Since then, humans have drained the Everglades, disrupted and redistributed the water flow with canals, dumped sugar cane runoff and untold other waste products into the “River of Grass” and demolished and filled portions for development. The Everglades are in critical condition and there are no plausible solutions, only stopgap measures. Everglades NP is our most endangered National Park.
Backcountry permits are issued up to 24 hours before departure. Rangers recommend getting to the permit desk early since all sites are first come, first served and can fill quickly. Backcountry campsites are limited, but there were still several options available when we inquired.
We had planned for excess people because of the holiday season and even some gators since we are in the Everglades, but we had no idea raccoons and water rats were considerations when preparing for our canoe trip. When we returned to the VC a few days later with our newly purchased hard-sided container and duct tape, we had even less of a problem securing the campsites we wanted.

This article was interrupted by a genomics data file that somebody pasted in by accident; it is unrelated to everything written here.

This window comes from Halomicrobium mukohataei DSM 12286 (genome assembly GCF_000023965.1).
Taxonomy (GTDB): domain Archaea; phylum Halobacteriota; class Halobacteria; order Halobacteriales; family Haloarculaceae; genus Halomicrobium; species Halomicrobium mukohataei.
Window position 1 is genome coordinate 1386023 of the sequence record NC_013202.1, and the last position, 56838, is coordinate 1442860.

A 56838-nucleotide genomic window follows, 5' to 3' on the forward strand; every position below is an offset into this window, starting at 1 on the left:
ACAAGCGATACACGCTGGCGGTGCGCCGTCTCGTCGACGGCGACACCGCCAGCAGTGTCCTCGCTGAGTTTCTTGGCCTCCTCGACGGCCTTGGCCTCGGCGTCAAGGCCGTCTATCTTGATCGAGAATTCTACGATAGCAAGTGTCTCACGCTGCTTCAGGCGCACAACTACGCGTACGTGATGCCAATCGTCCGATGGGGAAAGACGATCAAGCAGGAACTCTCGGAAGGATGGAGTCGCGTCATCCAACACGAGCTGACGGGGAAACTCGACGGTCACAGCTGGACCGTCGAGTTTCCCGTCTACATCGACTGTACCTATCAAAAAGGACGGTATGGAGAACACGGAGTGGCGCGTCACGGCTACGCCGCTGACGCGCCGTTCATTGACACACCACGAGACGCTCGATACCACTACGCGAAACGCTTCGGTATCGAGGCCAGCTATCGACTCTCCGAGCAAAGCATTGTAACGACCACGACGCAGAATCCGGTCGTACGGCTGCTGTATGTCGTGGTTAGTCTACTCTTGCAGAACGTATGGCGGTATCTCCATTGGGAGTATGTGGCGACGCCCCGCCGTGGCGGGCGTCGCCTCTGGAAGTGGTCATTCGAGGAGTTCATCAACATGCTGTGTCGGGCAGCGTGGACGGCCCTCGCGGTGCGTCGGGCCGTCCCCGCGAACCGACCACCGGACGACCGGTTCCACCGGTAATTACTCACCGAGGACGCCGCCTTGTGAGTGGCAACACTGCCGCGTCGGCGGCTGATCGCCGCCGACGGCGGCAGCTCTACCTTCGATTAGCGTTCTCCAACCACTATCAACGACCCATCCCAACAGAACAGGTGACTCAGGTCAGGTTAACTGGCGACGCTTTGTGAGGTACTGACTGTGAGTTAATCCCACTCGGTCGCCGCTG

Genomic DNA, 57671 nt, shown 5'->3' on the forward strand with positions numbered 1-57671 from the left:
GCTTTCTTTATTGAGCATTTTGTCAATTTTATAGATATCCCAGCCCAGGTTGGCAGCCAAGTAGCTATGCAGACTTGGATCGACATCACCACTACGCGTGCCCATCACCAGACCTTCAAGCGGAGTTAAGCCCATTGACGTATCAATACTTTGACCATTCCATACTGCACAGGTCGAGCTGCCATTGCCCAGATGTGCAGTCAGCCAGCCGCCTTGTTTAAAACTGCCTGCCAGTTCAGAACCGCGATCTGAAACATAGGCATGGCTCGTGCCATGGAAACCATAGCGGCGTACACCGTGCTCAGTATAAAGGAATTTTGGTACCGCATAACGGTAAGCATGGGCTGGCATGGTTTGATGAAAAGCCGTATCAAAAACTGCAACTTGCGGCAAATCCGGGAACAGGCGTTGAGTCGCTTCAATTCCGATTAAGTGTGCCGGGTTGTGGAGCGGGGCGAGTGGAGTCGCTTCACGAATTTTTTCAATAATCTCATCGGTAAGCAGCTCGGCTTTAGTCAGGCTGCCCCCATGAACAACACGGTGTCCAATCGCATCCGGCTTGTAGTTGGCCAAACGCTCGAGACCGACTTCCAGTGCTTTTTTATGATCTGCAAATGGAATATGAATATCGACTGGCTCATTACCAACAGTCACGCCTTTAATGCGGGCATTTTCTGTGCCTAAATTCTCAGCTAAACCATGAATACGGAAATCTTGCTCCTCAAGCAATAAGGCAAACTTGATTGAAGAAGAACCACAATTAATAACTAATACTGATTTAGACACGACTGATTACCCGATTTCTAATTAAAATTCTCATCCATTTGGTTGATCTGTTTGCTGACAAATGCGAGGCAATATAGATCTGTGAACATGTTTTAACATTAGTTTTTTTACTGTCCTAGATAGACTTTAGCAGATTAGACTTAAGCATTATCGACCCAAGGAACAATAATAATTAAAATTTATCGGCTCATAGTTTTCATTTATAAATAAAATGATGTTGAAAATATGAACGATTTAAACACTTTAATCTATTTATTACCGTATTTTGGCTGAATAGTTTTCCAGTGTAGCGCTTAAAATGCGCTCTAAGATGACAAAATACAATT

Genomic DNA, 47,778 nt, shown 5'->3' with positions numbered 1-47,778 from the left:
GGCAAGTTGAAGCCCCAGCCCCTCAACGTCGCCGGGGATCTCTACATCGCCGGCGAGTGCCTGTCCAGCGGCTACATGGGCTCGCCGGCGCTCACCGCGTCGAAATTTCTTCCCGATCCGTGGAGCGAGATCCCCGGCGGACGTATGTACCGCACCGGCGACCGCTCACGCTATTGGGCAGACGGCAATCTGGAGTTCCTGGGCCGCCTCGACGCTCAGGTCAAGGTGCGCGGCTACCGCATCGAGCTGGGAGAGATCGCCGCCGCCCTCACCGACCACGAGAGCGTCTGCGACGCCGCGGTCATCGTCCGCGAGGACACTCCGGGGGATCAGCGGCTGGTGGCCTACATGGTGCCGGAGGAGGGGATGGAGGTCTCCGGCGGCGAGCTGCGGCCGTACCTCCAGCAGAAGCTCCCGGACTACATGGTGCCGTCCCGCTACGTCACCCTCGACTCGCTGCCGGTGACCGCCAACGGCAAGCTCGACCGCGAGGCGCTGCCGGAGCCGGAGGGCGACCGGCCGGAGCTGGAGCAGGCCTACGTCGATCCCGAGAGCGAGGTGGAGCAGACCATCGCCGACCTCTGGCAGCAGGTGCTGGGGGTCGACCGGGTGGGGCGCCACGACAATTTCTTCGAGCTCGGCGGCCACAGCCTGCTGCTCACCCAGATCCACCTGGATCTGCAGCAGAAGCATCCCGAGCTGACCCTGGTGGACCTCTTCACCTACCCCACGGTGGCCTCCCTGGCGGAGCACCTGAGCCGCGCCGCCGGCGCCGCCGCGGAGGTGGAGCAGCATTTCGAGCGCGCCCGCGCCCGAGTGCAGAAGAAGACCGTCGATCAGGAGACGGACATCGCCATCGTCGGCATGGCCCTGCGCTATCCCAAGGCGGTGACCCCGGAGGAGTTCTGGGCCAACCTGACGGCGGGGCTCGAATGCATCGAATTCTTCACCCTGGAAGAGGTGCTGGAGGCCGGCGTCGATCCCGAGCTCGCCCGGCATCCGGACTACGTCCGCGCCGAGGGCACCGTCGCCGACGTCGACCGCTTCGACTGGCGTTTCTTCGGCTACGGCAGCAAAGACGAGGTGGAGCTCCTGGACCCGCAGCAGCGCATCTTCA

Four other campers shared the chickee where we camped the first night. Space was tight on the two raised wooden platforms, but our fellow paddlers were pleasant and seemed as equally vexed by the winds, tide charts and sameness of the landscape as we were. We liked them.
Four other couples pitched their tents at Pavilion Key on day two. The stretch of sandy beach was long enough to leave ample room between all of us, giving us some privacy in an otherwise exposed environment. The noises we heard at night and the footprints we spied in the morning made us thankful we took an extra day to raccoon-proof our belongings.
Canoes and kayaks share the waterways with fishermen and motorboats at Everglades NP. Unlike our time at Voyageurs NP, where we were certain our canoe would tip with each speeding sportsman, fellow boaters at the Everglades seem to move at a slower, friendlier pace and didn’t affect our experience at all.
EASE OF USE/ACCESS (1/5)
This portion of the Everglades is completely water-based. You cannot go out there without a boat. Canoes and kayaks are available for rent. Boat tours leave often from the Visitor Center dock. The Visitor Center is about 40 miles east of Naples in Everglades City. Everglades City is located on Florida Route 29 about eight miles south of the Tamiami Trail.